Varieties and hybrids were mentioned earlier as part of trials by Angela Tedesco and Gary Guthrie, but the so-called field crops were also part of variety comparisons in 2001. Ron and LaDonna Brunk and Steve and Tara Beck-Brunk, Eldora, wanted to know if the high-priced corn hybrids are really worth the cost, so they compared some of these with cheaper hybrids, throwing in a few short-season hybrids as well. It was necessary for the Brunks to use two experiments in adjacent fields in order to fit all the hybrids they wanted to test. To compare across the two trials, they used the hybrid Pioneer 34B23 in both. Yields shown in the table and figure are adjusted to equalize the yields of this “tester” hybrid in the two fields.
As the table shows, the treatment cost (seed plus drying) was not always justified by the yield. On the other hand, just because the seed was inexpensive didn’t mean the net profit was better.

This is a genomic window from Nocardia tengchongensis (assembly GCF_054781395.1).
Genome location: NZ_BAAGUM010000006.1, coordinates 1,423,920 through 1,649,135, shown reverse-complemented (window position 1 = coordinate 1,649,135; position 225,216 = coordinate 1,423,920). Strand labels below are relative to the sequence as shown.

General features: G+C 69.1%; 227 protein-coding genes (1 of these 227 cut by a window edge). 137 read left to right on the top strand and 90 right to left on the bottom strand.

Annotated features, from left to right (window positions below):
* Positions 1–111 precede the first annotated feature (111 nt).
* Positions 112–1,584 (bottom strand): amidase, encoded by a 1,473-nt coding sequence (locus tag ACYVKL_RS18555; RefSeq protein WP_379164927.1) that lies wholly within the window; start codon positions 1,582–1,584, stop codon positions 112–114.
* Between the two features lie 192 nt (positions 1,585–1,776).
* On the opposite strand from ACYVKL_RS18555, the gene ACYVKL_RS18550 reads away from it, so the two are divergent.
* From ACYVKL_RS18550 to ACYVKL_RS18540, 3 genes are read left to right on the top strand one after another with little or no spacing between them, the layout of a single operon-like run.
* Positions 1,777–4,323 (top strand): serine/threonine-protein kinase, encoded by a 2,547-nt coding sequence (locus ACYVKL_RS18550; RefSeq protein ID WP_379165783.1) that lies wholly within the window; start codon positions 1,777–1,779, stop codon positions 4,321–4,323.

The Neely-Kinyon Research Farm, Greenfield, also looked at corn varieties in 2001. The farm, which represents a partnership of ISU and the community of Greenfield, compared a common hybrid to an open-pollinated variety and two “varietal crosses” whose seed can be saved for several seasons. The varietal crosses came from ISU courtesy of USDA-ARS corn breeder Kendall Lamkey.
Seed costs varied drastically, from $30.25 per acre for the hybrid to $1.51 for the open-pollinated corn. Yields also varied widely. The cheapest corn was the least profitable, and the most expensive corn was the most profitable, at a net of $75.14 more than the open-pollinated variety. However, one of the varietal crosses produced a net profit of $56.61 per acre, only $18.53 behind the leader. Kendall Lamkey feels this approach may hold promise, at least in places where the corn suitability rating is not high.